Of course, this was actually the developer release, of a rather bare bones board. As responders in an Element 14 forum -- more on this below! -- discussion observe:
JB: RasPi's first production release was targetted towards developers -- people who could get all this information from the FAQ (currently suspended), Wiki (http://elinux.org/RaspberryPiBoard), and Forum (currently suspended), and aren't fazed by a bare board with no case, power supply, SD card, cables, or peripherals. The education release with case and book is slated for later this year. The hope is that enough developers will get RasPis soon so they can create and/or port software that will be useful for students and newbies.
RW: This is the developer release. There will be pre-programmed SD cards. There will be user guides and text books. There will be user-friendly GUI environments and plug-and-play home cinema experiences. Later. Sometime around September. That will be the Educational release. This is the Developer release; it's for developers, who are now going to generate all that goodness that you want.
CR: It's my guess that a lot of enterprising people will be looking at ways of making this easy, but they need to get their hands on hardware first.
I would not be surprised if by about Christmas there are pre-loaded SD cards available for educational things, games etc. all needing no more knowledge to get started than plugging it in and switching it on.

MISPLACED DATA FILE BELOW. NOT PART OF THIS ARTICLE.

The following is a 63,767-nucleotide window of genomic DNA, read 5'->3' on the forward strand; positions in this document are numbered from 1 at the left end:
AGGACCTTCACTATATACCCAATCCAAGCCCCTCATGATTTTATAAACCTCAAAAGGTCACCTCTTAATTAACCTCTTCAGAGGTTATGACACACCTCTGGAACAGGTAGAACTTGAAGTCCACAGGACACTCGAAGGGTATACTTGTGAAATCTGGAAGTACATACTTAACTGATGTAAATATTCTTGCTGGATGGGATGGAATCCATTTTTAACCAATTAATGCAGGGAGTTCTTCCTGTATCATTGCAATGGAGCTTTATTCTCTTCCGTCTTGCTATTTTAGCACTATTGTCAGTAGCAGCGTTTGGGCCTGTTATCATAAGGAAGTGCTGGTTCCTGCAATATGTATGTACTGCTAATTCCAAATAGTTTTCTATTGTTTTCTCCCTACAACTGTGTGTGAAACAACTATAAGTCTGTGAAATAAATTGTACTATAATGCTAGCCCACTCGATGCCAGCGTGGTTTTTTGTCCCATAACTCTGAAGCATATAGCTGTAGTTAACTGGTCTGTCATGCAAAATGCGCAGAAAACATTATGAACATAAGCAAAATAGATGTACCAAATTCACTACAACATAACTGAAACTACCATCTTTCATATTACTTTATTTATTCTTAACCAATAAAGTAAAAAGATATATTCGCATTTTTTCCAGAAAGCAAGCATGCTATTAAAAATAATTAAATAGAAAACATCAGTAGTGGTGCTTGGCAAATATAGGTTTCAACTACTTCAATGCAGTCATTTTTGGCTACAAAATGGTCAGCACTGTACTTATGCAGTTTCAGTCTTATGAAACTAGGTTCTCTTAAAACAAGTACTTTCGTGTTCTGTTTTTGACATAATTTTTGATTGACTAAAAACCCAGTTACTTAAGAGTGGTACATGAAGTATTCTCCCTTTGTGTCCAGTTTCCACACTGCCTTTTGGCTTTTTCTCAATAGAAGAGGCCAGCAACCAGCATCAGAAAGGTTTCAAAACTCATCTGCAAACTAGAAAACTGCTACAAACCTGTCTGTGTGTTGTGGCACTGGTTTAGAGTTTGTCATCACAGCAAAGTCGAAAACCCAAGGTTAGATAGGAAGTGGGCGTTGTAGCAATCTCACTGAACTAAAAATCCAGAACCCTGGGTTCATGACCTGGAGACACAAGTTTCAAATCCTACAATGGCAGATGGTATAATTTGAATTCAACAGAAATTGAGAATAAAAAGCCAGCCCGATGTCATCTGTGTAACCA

They will be for sale in the same sort of places that cassettes for the original Spectrum and BBC Micro were on sale in the 80s.
The Pi supply is going from a few dozen in the world now to 10,000 in the next few weeks, then I guess hundreds of thousands in the next few months. A lot of those will go to enthusiastic developers and all sorts of things will emerge. But software takes a remarkably long time to develop; it looks almost finished quite quickly but getting it reliable and well documented seems to take for ever.
But the Raspberry Pi folks now announce:
. . . For those of you just joining us, we have entered into licensed manufacture partnerships with two British companies, Premier Farnell and RS Components. They’ll be manufacturing and distributing the devices on our behalf, and handling the distribution of our first batches as they arrive in the country. We continue to make a small profit from each Raspberry Pi sold, which we’ll be putting straight back into the charity.
This arrangement means that we can build volume much faster than would have been possible on our own. We are no longer limited to batches of only 10k Raspberry Pis; the Raspberry Pi will now be built to match demand. Both partners have worldwide distribution networks, so wherever you are in the world, you will be able to buy from a local distributor. This will save you money on shipping, and both partners are taking preorders, or expressions of interest, for the Model B from the start. There has inevitably been some confusion around pricing and parts of the ordering process; within a few days, we hope to have a country-by-country summary of each partner’s policies, showing how the $35 price of a Model B translates into a final cost. In the meantime, feel free to share your experiences either here or in the forum.